Prime Ministerial Series Blog Posting – Now With 87% More Facts!

Today’s installment of my prime ministerial series was generously written by guest blog writer and our resident Canadian historian here on Not To Be Trusted With Knives, Sarah. Which explains why, unlike the ones I write, this posting contains more than just a rip-off of the Wikipedia entry. Thanks, Sar!

John George DiefenbakerCommons.jpg

13th Prime Minister of Canada

Born: September 18, 1895 in Neustadt, ON

Died: August 16, 1979 in Ottawa, ON (buried in SK)

In office: June 21, 1957 to April 22, 1963

Nicknames: “The Chief”, “Dief”, “The Prairie Populist”

The Essential Dief

Previous Occupation: Criminal Defense Lawyer

Federal Ridings: Lake Centre, SK (riding abolished in 1953) and Prince Albert, SK

Best Known For: Bombastic speeches (which MP Eugene Forsey likened to “loud detonations in a dense fog”); enormous jowls

Famous Quotes:

“I’ll have my place in history.”

My baby cows will soon know how to shit.” – delivered in French, while attempting to say “I hope my wishes will be well-received.”

Most Famous Quote:

“Canadians have an appointment with Destiny!” – said with great fanfare to cheering throngs. “What did it mean? No one knew, but it didn’t matter. It was Destiny! And we had an appointment!” – Will Ferguson.

Early Political Record, by the Numbers

Local politics

  • 1 win – alderman, 1920

  • 2 losses – alderman re-election, 1923; mayor of Prince Albert, 1933

Provincial Politics

  • 0 wins (though became leader of SK Conservatives in 1936)

  • 3 losses -1929, 1933 and 1938 as leader, where the Conservatives lost every single seat

Federal Politics

  • 1 win (finally, in 1940)

  • 2 losses (1925, 1926)

Overall Record over 20 years: 2-6, .250

Attempts to assume leadership roles with federal Conservatives

  • 1942, party leader – Loss

  • 1943, house leader – Loss

  • 1948, party leader – Loss

  • 1953, house leader – Loss

  • 1956, party leader – WIN

  • 1957 federal election – SURPRISE WIN (due to general displeasure at long-standing Liberal rule)

  • 1958 federal election – Largest majority in history (only surpassed by Brian Mulroney in 1984)

After 47 years in the wilderness, Dief had arrived. However, as Peter C. Newman wrote: “[He] came to the toughest job in the country without having worked for anyone but himself, without ever having hired or fired anyone, and without ever having administered anything more complicated than a walk-up law office.”

Prime Ministerial Career Highlights

  • Extended right to vote to First Nations (then known as “Status Indians”)

  • Appointed first francophone Governor General: Georges Vanier

  • Repealed discriminatory immigration barriers put in place by Mackenzie-King and maintained by St. Laurent

Prime Ministerial Career Lowlights

  • “15 % Promise” to Great Britain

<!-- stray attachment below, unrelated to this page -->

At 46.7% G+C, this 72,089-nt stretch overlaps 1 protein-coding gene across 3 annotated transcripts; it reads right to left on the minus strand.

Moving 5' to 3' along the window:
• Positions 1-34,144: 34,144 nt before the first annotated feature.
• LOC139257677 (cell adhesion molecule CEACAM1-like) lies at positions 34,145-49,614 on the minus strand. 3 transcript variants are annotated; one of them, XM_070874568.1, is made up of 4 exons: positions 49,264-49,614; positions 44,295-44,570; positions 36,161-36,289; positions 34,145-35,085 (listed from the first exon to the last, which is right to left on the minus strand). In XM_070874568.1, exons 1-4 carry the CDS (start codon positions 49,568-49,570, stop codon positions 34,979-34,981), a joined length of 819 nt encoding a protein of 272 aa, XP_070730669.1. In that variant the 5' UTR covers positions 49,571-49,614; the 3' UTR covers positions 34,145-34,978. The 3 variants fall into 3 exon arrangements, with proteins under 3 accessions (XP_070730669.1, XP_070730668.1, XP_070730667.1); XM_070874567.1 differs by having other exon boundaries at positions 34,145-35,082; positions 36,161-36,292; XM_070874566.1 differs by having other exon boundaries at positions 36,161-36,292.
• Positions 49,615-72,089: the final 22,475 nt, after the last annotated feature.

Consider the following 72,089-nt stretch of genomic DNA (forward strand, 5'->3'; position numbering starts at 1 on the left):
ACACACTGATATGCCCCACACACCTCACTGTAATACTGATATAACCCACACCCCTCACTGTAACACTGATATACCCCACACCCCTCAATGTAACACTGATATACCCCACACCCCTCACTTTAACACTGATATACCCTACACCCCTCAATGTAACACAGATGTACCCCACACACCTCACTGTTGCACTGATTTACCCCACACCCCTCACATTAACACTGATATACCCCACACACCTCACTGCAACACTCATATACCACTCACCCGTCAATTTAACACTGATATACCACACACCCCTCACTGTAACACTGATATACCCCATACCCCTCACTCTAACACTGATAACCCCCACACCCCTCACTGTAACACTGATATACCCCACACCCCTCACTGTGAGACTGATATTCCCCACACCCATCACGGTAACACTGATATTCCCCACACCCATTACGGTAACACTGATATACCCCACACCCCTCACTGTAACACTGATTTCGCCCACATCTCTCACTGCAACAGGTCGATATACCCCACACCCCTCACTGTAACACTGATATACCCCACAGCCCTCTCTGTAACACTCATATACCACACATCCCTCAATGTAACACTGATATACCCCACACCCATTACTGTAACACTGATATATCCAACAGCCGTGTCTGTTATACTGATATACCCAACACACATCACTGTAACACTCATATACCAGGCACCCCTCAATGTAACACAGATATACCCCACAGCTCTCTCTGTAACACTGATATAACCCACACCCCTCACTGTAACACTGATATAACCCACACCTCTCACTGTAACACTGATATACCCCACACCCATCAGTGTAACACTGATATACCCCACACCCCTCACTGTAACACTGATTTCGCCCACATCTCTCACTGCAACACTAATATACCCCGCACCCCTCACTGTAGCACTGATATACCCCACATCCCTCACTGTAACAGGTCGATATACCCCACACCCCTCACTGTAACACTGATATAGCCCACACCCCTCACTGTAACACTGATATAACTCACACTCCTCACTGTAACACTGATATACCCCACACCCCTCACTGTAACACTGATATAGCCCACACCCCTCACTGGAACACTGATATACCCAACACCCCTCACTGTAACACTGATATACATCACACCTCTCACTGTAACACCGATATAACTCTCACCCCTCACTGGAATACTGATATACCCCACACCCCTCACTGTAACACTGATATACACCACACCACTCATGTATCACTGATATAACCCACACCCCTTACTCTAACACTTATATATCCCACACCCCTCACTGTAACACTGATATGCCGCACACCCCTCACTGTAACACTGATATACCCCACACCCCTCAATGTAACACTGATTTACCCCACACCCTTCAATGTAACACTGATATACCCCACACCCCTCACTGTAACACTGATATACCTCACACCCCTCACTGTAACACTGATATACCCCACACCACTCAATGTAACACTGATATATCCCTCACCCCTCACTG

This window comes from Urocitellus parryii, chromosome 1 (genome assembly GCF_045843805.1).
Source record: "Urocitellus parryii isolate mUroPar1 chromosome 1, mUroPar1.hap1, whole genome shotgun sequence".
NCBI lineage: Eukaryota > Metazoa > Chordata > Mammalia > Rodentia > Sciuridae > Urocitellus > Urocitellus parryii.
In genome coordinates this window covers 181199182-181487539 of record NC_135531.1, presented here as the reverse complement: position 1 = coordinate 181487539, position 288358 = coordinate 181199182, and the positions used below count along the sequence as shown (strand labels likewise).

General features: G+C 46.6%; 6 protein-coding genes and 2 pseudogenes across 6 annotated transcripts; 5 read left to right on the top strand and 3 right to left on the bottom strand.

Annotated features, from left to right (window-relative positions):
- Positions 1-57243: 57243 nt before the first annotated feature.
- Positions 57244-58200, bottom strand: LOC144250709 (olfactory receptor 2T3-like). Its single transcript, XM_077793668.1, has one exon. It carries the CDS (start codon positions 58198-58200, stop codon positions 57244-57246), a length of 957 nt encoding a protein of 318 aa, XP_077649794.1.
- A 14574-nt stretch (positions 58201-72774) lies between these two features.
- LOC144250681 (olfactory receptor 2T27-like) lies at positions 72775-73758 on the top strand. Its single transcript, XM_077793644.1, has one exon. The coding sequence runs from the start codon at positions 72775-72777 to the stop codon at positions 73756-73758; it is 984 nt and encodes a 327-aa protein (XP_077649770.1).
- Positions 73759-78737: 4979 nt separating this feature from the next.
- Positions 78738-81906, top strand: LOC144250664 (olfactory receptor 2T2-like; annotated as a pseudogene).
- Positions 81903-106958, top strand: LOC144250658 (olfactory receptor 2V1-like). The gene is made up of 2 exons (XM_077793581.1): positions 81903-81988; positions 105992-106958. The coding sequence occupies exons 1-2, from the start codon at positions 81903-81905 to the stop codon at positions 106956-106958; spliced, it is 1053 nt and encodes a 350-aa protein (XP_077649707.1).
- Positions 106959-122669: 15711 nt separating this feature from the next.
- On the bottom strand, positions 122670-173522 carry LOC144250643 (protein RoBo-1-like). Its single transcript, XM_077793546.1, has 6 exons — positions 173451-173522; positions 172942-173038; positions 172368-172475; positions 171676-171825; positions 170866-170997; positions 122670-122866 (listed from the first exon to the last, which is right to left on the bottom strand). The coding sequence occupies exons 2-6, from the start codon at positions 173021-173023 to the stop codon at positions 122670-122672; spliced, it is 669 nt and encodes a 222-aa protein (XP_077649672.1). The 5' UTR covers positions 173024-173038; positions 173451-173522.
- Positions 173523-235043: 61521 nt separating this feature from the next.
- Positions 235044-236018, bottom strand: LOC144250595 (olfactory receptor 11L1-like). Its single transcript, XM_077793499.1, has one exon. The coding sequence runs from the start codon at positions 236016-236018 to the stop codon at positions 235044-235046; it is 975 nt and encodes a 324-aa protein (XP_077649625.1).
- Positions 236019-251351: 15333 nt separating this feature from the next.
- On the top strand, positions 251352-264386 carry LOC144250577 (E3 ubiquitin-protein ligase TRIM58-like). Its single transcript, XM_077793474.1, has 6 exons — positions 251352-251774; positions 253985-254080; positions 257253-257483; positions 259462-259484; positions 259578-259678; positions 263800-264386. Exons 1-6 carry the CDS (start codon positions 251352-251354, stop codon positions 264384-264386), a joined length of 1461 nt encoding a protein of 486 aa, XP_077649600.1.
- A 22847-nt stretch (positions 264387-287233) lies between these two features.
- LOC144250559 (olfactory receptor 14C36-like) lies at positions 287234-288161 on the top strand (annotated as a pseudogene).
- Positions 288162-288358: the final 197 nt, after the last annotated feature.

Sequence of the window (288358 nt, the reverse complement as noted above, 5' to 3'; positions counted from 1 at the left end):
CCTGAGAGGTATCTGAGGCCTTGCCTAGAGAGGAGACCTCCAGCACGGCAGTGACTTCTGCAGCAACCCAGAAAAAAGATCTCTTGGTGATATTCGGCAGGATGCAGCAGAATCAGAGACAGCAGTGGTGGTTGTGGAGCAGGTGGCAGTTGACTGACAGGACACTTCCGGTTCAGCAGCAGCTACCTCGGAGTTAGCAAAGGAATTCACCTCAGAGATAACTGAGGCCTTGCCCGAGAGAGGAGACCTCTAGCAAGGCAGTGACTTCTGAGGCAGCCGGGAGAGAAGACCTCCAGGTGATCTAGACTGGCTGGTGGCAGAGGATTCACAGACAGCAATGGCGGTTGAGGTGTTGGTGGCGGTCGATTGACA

Basking in the rosy glow of his first Commonwealth leaders’ meeting, Diefenbaker decreed, without consulting his advisors or his Cabinet, that Canada would divert 15% of its total trade to the UK. This 15%, apparently chosen on a whim, represented $625 million a year, and stood in direct violation of the 1947 General Agreement on Tariffs and Trade (GATT). Even his supporters were aghast, and insisted he back down. To salvage something, the UK proposed a Free Trade Agreement. Diefenbaker’s Cabinet strongly recommended against it as well, and the 15% figure never came up again. Relations between the UK and Canada were strained for years.

  • Canadian “Bill of Rights”

Viewed by Diefenbaker as his crowing achievement, this bill was introduced in 1960. Though a noble idea, the bill was an ordinary federal statute (and not part of the yet-to-be-patriated Canadian Constitution), and was unenforceable in provincial courts. As one provincial official quipped: “It’s great, unless you live in one of the provinces.”

  • Canceling the Avro Arrow Project

The Avro Arrow, a super-sonic, Canadian-made fighter plane, was designed by A.V. Roe Canada of Malton, ON. Magnificent and expensive, it was intended to protect Canada from Soviet Missile attacks via the Arctic. Cancelled on Friday, February 20th, 1959 (“Black Friday” in the Canadian aviation industry), it led to a mass exodus of Canadian engineering ingenuity and signaled the end of home-grown military development.

  • Bomarc Missile Debacle (as per Will Ferguson in Bastards and Boneheads)

“[Diefenbaker] accepted nuclear weapons onto Canadian soil by accident. Having cancelled the Avro Arrow, Diefenbaker purchased American Bomarc surface-to-air missiles in its stead, without realizing that (a) Bomarcs were designed to carry nuclear warheads, and (b) he had vowed to keep Canada a nuclear-free zone. Once these simple facts were pointed out to him, Diefenbaker frantically tried to come up with a solution. He ended up stuffing the Bomarcs with sandbags of ballast, making them the world’s most expensive blanks: $685 million worth of duds. His defense minister quit in disgust, and in the ensuing election, Diefenbaker was defeated.”

Links: (most unflattering photo ever)

Image credit: From from the Library and Archives Canada, copyright is expired.  I could only seem to find copyright free photos of young Dief, so be sure to check out the “most unflattering photo ever” in the link above).

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